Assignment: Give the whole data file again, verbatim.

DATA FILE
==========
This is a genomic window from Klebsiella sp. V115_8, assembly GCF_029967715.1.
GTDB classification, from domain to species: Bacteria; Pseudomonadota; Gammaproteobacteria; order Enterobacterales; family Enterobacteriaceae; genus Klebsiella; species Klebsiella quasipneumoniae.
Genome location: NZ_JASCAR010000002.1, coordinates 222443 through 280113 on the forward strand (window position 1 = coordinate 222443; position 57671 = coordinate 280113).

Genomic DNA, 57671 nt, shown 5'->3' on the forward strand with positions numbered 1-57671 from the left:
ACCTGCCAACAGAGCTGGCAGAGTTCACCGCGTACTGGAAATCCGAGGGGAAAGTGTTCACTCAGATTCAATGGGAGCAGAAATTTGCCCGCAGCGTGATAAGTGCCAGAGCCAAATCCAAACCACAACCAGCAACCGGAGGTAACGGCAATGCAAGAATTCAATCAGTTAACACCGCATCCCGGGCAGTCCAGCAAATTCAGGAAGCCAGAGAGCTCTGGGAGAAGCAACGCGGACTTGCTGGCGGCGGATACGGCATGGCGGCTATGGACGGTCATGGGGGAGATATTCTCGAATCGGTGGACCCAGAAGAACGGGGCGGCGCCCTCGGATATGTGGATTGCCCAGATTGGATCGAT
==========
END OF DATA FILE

This is a genomic window from Klebsiella sp. V115_8, assembly GCF_029967715.1.
GTDB classification, from domain to species: Bacteria; Pseudomonadota; Gammaproteobacteria; order Enterobacterales; family Enterobacteriaceae; genus Klebsiella; species Klebsiella quasipneumoniae.
Genome location: NZ_JASCAR010000002.1, coordinates 222443 through 280113 on the forward strand (window position 1 = coordinate 222443; position 57671 = coordinate 280113).

Genomic DNA, 57671 nt, shown 5'->3' on the forward strand with positions numbered 1-57671 from the left:
ACCTGCCAACAGAGCTGGCAGAGTTCACCGCGTACTGGAAATCCGAGGGGAAAGTGTTCACTCAGATTCAATGGGAGCAGAAATTTGCCCGCAGCGTGATAAGTGCCAGAGCCAAATCCAAACCACAACCAGCAACCGGAGGTAACGGCAATGCAAGAATTCAATCAGTTAACACCGCATCCCGGGCAGTCCAGCAAATTCAGGAAGCCAGAGAGCTCTGGGAGAAGCAACGCGGACTTGCTGGCGGCGGATACGGCATGGCGGCTATGGACGGTCATGGGGGAGATATTCTCGAATCGGTGGACCCAGAAGAACGGGGCGGCGCCCTCGGATATGTGGATTGCCCAGATTGGATCGAT